5. Statistics and Visualizations

Statistics can provide powerful proof points to backup material in your lessons and help learners quantify abstract concepts. An infographic creates a quick reference guide for learners by keeping some of the most important numbers close to hand.

Creating visualizations for your numbers is even more helpful. Whether it be a pie chart, a graph, or a map, your learners will have an easier time absorbing complex information when it is presented as a thoughtful visual aid.

6. Anatomical Infographics

You’re probably used to seeing anatomy drawings labeling different parts of the body, but have you ever thought of those as infographics? What about illustrations of machine parts, or some other manufactured good? Infographics of this nature break down the components of a complex machine or organism to help learners see how they function.

7. Process or “How-To” guides

Need to show someone how to do something? You can’t go wrong with a “how-to” graphic. These guides are helpful walk-throughs, showing every step of a process with illustrations to help prevent mistakes.

These kinds of infographics are especially popular on social platforms such as Pinterest, because they have a way of making anything seem possible. If you can spell out the steps with matching illustrations, who can’t follow along?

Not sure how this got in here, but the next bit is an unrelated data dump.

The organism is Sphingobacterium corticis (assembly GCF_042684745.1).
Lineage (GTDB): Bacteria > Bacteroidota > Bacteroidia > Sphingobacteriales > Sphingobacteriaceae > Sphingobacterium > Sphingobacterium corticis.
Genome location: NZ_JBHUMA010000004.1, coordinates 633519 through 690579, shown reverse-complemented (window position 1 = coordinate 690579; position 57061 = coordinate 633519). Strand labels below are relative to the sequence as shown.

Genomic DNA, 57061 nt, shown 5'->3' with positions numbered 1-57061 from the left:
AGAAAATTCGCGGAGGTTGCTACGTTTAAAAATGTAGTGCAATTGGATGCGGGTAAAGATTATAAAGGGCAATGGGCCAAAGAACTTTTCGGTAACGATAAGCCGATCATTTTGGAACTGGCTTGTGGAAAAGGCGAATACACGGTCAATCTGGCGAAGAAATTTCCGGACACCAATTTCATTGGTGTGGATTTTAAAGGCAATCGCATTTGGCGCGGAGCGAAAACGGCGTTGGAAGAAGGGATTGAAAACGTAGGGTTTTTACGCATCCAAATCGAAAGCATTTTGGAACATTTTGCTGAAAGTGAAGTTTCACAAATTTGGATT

8. Flowcharts and Decision Guides

If you’ve tried scenario-based learning, you’re probably already used to mapping flowcharts for your learners’ decision trees. Once you work through a scenario with your learners, however, it can be useful to sum up the lesson through a flowchart infographic. You can even design these to be used as print outs or posters, so learners can have them readily available when handling that kid of situation.

A variety of infographics will help learners retain information.

Don’t feel you have to restrict yourself to just one kind of infographic. In fact, most courses can benefit from a broad variety—including ones not mentioned here. So long as the information is relevant to the material in your course, it’s hard to go wrong.

Also, remember that infographics are popular on social media and as downloadable content. While you should use them wisely in your course, they also make for valuable marketing material. Get the most out of your infographics by sharing them in your email newsletters, on your blog, and on social content platforms. A well-designed infographic could even land you your next sale.

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2 responses

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Great, concrete suggestions Laura; thanks! Each one you mentioned has lots of possibilities. I read Dan Roam’s Book – “Back of the Napkin” – and he talks about how talking in pictures is so natural for us – even more so than speaking in words. I like it!

Thanks, Doug! Glad you found it helpful! Hope you can find ways to use some of them in your own course.

Avatar Laura Lynch